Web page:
More mistakes from the Fed… The Fed should act now to raise rates, or risk being further behind the curve.
Essentially, the Fed has a dual mandate… to maintain full employment and price stability. Wage growth sits at the intersection of these objectives. Currently wage pressure is growing, alongside inflationary forces, and loose monetary settings could see this trend accelerate, leaving the Fed further behind the curve. The Fed needs to act now to raise rates in order to temper the ‘medium term inflationary’ pressures that are already building.
Is the Fed really ‘data dependent’?
What the FOMC will do vs. what they should are very different things. There always seems to be ‘another’ concern that keeps the Fed on hold. Earlier in 2016 it was the strong US dollar and market volatility. Now it’s soft jobs numbers and the possibility of Britain leaving the EU. Aside from last month’s soft employment numbers, the recovery remains on track in the US – consumption and lending indicators are robust – and not near any emergency levels, as interest rate settings would currently indicate.
While the Fed claims data dependence, the short answer is no, it isn’t. We believe that the Fed is ‘market dependent’ and attempting to manage market expectations is a dangerous game in economics. Uncertainty exists and central banks are on the front lines of the war against volatility. Yet the Fed’s reticence to do what it ‘should’ risks causing more volatility. Extreme asset market volatility has moderated but policy uncertainty threatens the fragility of current market sentiment. The longer the Fed delays, the higher the volatility is likely to become.
Mistakes are being made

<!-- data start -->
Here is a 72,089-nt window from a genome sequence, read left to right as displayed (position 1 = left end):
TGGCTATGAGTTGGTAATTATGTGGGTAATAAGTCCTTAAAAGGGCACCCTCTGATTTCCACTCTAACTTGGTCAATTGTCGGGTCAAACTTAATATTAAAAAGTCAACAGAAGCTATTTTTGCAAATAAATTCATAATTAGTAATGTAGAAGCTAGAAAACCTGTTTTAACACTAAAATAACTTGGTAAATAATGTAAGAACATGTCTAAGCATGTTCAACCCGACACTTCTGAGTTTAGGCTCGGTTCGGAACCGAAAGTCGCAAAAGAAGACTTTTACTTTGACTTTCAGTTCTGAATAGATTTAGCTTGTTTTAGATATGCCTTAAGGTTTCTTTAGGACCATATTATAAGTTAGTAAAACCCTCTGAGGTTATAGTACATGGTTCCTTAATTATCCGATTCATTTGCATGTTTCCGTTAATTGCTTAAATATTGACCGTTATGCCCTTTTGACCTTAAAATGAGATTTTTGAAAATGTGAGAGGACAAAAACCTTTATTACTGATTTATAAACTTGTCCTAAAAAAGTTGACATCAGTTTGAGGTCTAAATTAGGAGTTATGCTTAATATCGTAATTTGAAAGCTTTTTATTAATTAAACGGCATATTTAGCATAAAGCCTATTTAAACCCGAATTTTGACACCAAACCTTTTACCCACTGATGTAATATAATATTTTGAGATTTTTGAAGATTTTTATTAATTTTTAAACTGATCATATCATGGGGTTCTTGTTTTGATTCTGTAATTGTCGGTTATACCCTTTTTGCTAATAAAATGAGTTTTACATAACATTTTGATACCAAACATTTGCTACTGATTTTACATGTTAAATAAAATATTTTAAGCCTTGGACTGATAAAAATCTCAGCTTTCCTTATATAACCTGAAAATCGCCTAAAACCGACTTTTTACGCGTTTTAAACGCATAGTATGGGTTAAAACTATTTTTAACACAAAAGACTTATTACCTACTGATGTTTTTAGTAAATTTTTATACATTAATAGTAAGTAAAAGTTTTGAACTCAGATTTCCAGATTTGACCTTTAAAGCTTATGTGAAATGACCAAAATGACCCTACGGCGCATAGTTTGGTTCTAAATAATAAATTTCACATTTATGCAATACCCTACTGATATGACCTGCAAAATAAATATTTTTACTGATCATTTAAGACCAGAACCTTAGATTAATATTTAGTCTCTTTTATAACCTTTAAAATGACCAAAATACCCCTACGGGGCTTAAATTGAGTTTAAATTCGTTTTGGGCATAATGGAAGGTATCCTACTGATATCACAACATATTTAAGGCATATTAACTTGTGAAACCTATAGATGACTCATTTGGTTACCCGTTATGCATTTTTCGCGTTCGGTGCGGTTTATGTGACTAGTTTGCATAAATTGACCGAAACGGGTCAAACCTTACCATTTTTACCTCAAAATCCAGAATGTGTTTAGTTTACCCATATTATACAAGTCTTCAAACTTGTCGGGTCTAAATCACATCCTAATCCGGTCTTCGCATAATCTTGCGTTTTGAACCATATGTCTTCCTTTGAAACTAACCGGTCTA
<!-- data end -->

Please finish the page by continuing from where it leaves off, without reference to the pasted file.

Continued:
Fed Chair Yellen continues to stress the need for a gradual increase in interest rates. Six months between rate hikes is certainly a very gradual pace. But with another policy mistake (not raising rates in June) imminent, it’s unlikely that conditions are ever going to be perfect for the Fed to raise rates. And if conditions were perfect, the level of rates should probably be hundreds of basis points higher already.
Hawkish tone to prompt USD strength
With the market fully discounting a rate hike at this week’s Fed meeting, the risk is skewed for an upside move for the US Dollar (USD). Investors are not positioned for a bullish move for the USD, with futures market net long speculative at the lowest level since mid-2014. While we expect that the Fed will keep rate settings unchanged, we believe the more hawkish tone for Yellen’s press conference will drive USD strength in the near term.
Martin Arnold joined ETF Securities as a research analyst in 2009 and was promoted to Global FX & Commodity Strategist in 2014. Martin has a wealth of experience in strategy and economics with his most recent role formulating an FX strategy at an independent research consultancy. Martin has a strong background in macroeconomics and financial analysis – gained both at the Reserve Bank of Australia and in the private commercial banking sector – and experience covering a range of asset classes including equities and bonds. Martin holds a Bachelor of Economics from the University of New South Wales (Australia), a Master of Commerce from the University of Wollongong (Australia) and attained a Graduate Diploma of Applied Finance and Investment from the Securities Institute of Australia.